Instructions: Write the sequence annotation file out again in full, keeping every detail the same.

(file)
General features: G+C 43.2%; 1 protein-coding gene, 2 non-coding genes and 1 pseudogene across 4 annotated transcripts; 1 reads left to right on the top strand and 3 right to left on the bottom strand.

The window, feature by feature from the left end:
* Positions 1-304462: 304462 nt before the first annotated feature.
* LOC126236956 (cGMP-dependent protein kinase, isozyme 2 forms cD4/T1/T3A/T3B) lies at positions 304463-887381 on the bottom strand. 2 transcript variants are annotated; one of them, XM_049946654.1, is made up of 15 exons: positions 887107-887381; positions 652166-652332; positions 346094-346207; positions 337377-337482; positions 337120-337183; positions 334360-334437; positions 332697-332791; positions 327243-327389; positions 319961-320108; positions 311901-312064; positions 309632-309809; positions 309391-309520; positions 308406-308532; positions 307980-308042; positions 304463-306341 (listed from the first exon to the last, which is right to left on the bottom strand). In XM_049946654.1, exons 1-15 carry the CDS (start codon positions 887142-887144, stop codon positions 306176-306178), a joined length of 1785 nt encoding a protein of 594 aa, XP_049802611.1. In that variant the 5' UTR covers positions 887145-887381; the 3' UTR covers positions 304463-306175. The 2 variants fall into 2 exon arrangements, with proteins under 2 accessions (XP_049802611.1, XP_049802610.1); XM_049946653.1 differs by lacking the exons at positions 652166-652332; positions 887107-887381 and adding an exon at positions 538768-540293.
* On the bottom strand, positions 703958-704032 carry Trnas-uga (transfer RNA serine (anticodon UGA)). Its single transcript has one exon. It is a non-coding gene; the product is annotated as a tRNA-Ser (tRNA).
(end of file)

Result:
General features: G+C 43.2%; 1 protein-coding gene, 2 non-coding genes and 1 pseudogene across 4 annotated transcripts; 1 reads left to right on the top strand and 3 right to left on the bottom strand.

The window, feature by feature from the left end:
* Positions 1-304462: 304462 nt before the first annotated feature.
* LOC126236956 (cGMP-dependent protein kinase, isozyme 2 forms cD4/T1/T3A/T3B) lies at positions 304463-887381 on the bottom strand. 2 transcript variants are annotated; one of them, XM_049946654.1, is made up of 15 exons: positions 887107-887381; positions 652166-652332; positions 346094-346207; positions 337377-337482; positions 337120-337183; positions 334360-334437; positions 332697-332791; positions 327243-327389; positions 319961-320108; positions 311901-312064; positions 309632-309809; positions 309391-309520; positions 308406-308532; positions 307980-308042; positions 304463-306341 (listed from the first exon to the last, which is right to left on the bottom strand). In XM_049946654.1, exons 1-15 carry the CDS (start codon positions 887142-887144, stop codon positions 306176-306178), a joined length of 1785 nt encoding a protein of 594 aa, XP_049802611.1. In that variant the 5' UTR covers positions 887145-887381; the 3' UTR covers positions 304463-306175. The 2 variants fall into 2 exon arrangements, with proteins under 2 accessions (XP_049802611.1, XP_049802610.1); XM_049946653.1 differs by lacking the exons at positions 652166-652332; positions 887107-887381 and adding an exon at positions 538768-540293.
* On the bottom strand, positions 703958-704032 carry Trnas-uga (transfer RNA serine (anticodon UGA)). Its single transcript has one exon. It is a non-coding gene; the product is annotated as a tRNA-Ser (tRNA).